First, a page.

CREDITS: I would like to thank Jeremy D'Entremont for providing much of the history one can find on this site. He is a speaker, author, historian, and tour guide who is widely recognized as the foremost authority on the lighthouses of New England. For a story on Jeremy or to visit his site (New England Lighthouses: A Virtual Guide), use the corresponding link in the right hand information bar under "Related Links".

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I have set up this site as a means to share my photographs of lighthouses. Since retiring and finding more time to study photography, my interests have expanded a little. For some of my work other than lighthouses please enjoy my Facebook page at, John Shaw Photography. Come visit, enjoy, and 'LIKE' if you wish.

Also, for your enjoyment, I have provided a slideshow of our journey. To view it please use the link on the right under 'Site Navigation Tools'.

I sincerely hope you enjoy my efforts and use my site not only for information and education but also to provide directions for many enjoyable, inspirational visits to the beacons along our beautiful coas.

Thursday, May 15, 2014

Seguin Island Lighthouse

     For more than two centuries, this lighthouse has been an important guide for mariners traveling along the Maine coast as well as those entering the Kennebec River toward Bath and other ports. Even earlier, high Seguin Island, rising more than 100 feet above the sea, was a prominent landmark. In August 1607, the English founders of the Popham colony anchored at the island before landing on the mainland.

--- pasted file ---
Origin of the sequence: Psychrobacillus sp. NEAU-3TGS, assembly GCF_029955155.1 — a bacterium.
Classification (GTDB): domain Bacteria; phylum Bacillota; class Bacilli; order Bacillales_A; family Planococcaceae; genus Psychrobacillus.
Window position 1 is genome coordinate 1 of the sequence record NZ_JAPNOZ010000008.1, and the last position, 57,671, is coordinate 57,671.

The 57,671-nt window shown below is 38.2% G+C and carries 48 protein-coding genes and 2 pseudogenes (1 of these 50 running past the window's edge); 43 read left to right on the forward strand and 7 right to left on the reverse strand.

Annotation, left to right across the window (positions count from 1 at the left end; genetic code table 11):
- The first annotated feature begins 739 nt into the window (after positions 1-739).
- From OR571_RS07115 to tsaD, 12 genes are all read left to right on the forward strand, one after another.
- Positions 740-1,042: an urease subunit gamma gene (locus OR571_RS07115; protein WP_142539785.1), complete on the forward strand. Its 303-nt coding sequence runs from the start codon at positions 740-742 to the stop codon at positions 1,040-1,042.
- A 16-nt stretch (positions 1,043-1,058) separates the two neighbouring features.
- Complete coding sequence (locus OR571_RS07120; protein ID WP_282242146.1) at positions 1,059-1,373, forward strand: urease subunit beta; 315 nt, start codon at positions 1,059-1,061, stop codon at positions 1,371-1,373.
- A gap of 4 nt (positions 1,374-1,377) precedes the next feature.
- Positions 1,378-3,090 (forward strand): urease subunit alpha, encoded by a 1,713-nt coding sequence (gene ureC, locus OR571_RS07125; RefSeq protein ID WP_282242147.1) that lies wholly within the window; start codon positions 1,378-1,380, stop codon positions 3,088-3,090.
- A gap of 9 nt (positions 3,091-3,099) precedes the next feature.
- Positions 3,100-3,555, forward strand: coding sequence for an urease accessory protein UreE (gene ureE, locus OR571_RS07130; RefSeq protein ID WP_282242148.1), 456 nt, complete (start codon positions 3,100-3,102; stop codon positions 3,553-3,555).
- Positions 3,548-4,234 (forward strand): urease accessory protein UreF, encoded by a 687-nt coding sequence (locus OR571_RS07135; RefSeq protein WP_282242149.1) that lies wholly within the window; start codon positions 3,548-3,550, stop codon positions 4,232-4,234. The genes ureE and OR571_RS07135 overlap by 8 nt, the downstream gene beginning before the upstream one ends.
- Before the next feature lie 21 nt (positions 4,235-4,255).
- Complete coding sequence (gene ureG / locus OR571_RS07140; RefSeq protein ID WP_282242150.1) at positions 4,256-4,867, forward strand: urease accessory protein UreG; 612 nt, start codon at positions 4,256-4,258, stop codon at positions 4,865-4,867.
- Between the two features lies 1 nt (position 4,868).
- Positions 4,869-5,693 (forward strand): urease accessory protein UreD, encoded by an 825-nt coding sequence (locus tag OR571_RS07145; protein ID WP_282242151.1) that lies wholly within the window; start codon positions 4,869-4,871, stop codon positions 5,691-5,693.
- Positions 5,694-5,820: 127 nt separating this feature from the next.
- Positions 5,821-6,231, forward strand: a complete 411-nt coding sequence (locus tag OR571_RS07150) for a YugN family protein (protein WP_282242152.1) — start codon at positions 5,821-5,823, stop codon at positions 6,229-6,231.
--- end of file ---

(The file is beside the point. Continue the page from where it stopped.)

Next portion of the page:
When the explorer Samuel de Champlain sailed past Seguin Island in 1612, he commented that it looked like a giant tortoise. The name "Seguin" is said by some to be a corruption of an Indian word that means "place where the sea vomits." Others claim that it originates from an Indian word for "hump." Either way, it’s entirely appropriate.

     Fifty-five local merchants petitioned the General Court of Massachusetts for a lighthouse on Seguin in June 1786.  Nearly a decade passed before the establishment of a light station was approved by President George Washington in May 1793. Ten acres of land on the island was ceded in February 1794 to the federal government by the State of Massachusetts, as Maine was part of Massachusetts at the time.

     In June 1794, Commissioner of the Revenue Tench Coxe sent word to Gen. Benjamin Lincoln, the customs collector and local lighthouse superintendent in Boston, that he should examine Seguin Island to select the most advantageous position for the lighthouse.